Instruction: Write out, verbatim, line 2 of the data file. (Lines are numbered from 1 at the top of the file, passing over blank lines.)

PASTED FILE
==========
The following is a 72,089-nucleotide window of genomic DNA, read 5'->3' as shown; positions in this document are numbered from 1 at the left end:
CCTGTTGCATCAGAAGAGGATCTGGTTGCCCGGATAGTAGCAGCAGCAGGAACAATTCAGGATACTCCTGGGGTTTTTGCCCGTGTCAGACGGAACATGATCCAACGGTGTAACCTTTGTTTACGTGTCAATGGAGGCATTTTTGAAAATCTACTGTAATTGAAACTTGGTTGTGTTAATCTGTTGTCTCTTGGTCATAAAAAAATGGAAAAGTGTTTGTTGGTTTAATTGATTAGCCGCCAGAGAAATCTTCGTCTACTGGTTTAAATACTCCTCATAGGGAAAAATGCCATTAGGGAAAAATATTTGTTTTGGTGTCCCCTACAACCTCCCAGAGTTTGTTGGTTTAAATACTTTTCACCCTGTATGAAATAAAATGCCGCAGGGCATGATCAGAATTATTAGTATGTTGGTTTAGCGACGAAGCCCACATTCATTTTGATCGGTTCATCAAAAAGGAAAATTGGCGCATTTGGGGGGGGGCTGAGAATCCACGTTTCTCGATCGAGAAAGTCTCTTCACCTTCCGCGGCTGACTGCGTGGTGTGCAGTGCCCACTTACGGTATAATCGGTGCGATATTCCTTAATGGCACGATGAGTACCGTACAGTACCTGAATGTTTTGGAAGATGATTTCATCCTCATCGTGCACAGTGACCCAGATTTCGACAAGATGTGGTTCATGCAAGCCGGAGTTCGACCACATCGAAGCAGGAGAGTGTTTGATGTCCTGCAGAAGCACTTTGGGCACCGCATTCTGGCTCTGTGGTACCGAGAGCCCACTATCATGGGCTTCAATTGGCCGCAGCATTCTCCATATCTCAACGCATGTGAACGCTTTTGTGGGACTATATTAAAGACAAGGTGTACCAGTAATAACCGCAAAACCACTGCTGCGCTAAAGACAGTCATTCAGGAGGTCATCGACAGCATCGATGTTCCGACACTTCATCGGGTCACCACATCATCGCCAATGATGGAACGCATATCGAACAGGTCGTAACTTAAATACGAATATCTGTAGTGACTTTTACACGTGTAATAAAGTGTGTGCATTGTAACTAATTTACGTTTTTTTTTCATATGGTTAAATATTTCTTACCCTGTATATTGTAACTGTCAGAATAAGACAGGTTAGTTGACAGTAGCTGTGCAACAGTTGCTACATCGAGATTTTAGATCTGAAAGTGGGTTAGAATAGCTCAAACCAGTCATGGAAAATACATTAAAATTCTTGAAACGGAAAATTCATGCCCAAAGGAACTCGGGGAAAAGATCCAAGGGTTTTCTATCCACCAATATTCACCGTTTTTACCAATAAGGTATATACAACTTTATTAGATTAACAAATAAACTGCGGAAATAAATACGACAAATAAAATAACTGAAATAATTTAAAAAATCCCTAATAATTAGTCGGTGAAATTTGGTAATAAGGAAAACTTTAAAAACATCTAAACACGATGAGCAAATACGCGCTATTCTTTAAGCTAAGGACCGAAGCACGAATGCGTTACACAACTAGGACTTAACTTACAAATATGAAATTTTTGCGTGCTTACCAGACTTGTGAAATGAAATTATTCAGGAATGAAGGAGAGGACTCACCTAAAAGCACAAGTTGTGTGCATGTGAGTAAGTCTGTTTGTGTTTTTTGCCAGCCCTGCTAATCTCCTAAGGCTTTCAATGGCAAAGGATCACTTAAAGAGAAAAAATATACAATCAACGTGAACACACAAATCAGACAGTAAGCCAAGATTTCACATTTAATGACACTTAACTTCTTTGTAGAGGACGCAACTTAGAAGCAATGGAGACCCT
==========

CCTGTTGCATCAGAAGAGGATCTGGTTGCCCGGATAGTAGCAGCAGCAGGAACAATTCAGGATACTCCTGGGGTTTTTGCCCGTGTCAGACGGAACATGATCCAACGGTGTAACCTTTGTTTACGTGTCAATGGAGGCATTTTTGAAAATCTACTGTAATTGAAACTTGGTTGTGTTAATCTGTTGTCTCTTGGTCATAAAAAAATGGAAAAGTGTTTGTTGGTTTAATTGATTAGCCGCCAGAGAAATCTTCGTCTACTGGTTTAAATACTCCTCATAGGGAAAAATGCCATTAGGGAAAAATATTTGTTTTGGTGTCCCCTACAACCTCCCAGAGTTTGTTGGTTTAAATACTTTTCACCCTGTATGAAATAAAATGCCGCAGGGCATGATCAGAATTATTAGTATGTTGGTTTAGCGACGAAGCCCACATTCATTTTGATCGGTTCATCAAAAAGGAAAATTGGCGCATTTGGGGGGGGGCTGAGAATCCACGTTTCTCGATCGAGAAAGTCTCTTCACCTTCCGCGGCTGACTGCGTGGTGTGCAGTGCCCACTTACGGTATAATCGGTGCGATATTCCTTAATGGCACGATGAGTACCGTACAGTACCTGAATGTTTTGGAAGATGATTTCATCCTCATCGTGCACAGTGACCCAGATTTCGACAAGATGTGGTTCATGCAAGCCGGAGTTCGACCACATCGAAGCAGGAGAGTGTTTGATGTCCTGCAGAAGCACTTTGGGCACCGCATTCTGGCTCTGTGGTACCGAGAGCCCACTATCATGGGCTTCAATTGGCCGCAGCATTCTCCATATCTCAACGCATGTGAACGCTTTTGTGGGACTATATTAAAGACAAGGTGTACCAGTAATAACCGCAAAACCACTGCTGCGCTAAAGACAGTCATTCAGGAGGTCATCGACAGCATCGATGTTCCGACACTTCATCGGGTCACCACATCATCGCCAATGATGGAACGCATATCGAACAGGTCGTAACTTAAATACGAATATCTGTAGTGACTTTTACACGTGTAATAAAGTGTGTGCATTGTAACTAATTTACGTTTTTTTTTCATATGGTTAAATATTTCTTACCCTGTATATTGTAACTGTCAGAATAAGACAGGTTAGTTGACAGTAGCTGTGCAACAGTTGCTACATCGAGATTTTAGATCTGAAAGTGGGTTAGAATAGCTCAAACCAGTCATGGAAAATACATTAAAATTCTTGAAACGGAAAATTCATGCCCAAAGGAACTCGGGGAAAAGATCCAAGGGTTTTCTATCCACCAATATTCACCGTTTTTACCAATAAGGTATATACAACTTTATTAGATTAACAAATAAACTGCGGAAATAAATACGACAAATAAAATAACTGAAATAATTTAAAAAATCCCTAATAATTAGTCGGTGAAATTTGGTAATAAGGAAAACTTTAAAAACATCTAAACACGATGAGCAAATACGCGCTATTCTTTAAGCTAAGGACCGAAGCACGAATGCGTTACACAACTAGGACTTAACTTACAAATATGAAATTTTTGCGTGCTTACCAGACTTGTGAAATGAAATTATTCAGGAATGAAGGAGAGGACTCACCTAAAAGCACAAGTTGTGTGCATGTGAGTAAGTCTGTTTGTGTTTTTTGCCAGCCCTGCTAATCTCCTAAGGCTTTCAATGGCAAAGGATCACTTAAAGAGAAAAAATATACAATCAACGTGAACACACAAATCAGACAGTAAGCCAAGATTTCACATTTAATGACACTTAACTTCTTTGTAGAGGACGCAACTTAGAAGCAATGGAGACCCT